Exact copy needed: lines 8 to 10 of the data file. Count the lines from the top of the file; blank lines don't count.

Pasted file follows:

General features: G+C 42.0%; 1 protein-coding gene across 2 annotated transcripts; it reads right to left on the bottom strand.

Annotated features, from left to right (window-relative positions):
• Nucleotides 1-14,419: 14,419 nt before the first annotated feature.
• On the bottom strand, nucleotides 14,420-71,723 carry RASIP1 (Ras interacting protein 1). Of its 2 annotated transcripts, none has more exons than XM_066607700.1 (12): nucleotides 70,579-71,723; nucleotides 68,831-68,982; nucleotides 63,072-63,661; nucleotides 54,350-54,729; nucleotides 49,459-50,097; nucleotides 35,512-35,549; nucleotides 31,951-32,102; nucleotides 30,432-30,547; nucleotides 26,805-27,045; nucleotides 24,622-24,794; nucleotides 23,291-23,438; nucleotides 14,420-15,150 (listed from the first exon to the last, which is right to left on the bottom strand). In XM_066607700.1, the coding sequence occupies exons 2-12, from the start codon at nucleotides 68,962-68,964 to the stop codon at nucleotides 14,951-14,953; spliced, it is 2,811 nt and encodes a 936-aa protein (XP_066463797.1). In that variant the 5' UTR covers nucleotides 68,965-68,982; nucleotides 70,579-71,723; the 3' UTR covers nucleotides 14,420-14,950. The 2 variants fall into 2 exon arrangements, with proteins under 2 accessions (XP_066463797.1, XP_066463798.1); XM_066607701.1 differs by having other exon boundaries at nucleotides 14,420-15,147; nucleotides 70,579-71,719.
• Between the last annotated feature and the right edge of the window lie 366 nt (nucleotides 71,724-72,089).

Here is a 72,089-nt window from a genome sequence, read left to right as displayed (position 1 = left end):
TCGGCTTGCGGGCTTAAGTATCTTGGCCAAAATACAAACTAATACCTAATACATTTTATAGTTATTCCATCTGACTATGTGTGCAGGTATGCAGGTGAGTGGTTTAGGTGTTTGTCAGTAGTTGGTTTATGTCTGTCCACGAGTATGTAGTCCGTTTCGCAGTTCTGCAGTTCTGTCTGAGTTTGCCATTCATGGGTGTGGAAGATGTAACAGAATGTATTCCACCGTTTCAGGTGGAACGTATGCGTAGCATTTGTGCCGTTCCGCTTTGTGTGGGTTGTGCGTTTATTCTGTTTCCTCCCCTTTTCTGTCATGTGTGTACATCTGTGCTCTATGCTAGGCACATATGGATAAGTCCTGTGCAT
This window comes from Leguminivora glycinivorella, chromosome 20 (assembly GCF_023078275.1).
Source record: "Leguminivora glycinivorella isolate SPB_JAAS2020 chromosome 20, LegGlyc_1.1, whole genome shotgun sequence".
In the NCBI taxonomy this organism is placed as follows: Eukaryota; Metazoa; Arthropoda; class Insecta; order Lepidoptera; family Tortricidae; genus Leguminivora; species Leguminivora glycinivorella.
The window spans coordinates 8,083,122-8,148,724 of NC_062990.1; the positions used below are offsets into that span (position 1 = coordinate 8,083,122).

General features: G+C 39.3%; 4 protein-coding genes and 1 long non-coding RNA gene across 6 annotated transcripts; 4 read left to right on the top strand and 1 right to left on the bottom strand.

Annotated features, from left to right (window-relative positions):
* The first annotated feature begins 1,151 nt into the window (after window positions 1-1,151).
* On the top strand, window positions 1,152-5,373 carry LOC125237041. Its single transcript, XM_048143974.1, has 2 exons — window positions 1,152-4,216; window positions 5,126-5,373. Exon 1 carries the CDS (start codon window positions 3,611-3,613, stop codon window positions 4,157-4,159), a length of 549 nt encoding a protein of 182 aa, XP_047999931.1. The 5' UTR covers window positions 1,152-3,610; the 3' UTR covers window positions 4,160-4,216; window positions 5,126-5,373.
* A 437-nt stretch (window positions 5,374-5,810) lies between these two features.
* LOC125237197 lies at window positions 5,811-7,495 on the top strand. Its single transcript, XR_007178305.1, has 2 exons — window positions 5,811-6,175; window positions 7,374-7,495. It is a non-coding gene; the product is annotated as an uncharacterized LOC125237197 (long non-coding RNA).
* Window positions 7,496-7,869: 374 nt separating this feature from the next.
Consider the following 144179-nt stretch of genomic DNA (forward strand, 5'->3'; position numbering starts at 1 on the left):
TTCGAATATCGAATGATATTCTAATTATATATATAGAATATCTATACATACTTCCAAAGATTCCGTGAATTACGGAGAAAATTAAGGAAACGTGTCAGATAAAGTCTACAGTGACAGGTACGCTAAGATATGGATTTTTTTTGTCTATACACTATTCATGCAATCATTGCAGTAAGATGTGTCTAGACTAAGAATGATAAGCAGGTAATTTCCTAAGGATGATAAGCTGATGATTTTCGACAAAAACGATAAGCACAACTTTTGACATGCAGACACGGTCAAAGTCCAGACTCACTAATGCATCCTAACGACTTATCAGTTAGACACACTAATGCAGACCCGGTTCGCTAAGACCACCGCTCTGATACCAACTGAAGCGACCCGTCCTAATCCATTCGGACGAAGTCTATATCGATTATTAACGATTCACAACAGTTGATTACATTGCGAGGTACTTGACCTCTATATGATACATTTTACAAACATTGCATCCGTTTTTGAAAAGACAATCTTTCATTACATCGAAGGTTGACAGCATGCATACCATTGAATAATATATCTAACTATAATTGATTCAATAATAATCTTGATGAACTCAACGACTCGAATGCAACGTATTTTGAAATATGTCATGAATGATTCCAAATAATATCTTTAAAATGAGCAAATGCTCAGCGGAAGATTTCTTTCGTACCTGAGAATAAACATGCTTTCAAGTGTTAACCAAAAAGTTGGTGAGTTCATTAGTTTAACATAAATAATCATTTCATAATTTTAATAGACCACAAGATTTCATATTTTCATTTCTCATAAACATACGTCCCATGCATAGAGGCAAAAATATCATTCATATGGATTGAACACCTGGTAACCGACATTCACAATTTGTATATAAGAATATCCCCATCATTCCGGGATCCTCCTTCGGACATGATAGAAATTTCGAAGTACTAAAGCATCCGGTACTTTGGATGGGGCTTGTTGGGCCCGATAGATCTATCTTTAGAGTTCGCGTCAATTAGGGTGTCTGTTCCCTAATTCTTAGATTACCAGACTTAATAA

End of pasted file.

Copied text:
This window comes from Leguminivora glycinivorella, chromosome 20 (assembly GCF_023078275.1).
Source record: "Leguminivora glycinivorella isolate SPB_JAAS2020 chromosome 20, LegGlyc_1.1, whole genome shotgun sequence".
In the NCBI taxonomy this organism is placed as follows: Eukaryota; Metazoa; Arthropoda; class Insecta; order Lepidoptera; family Tortricidae; genus Leguminivora; species Leguminivora glycinivorella.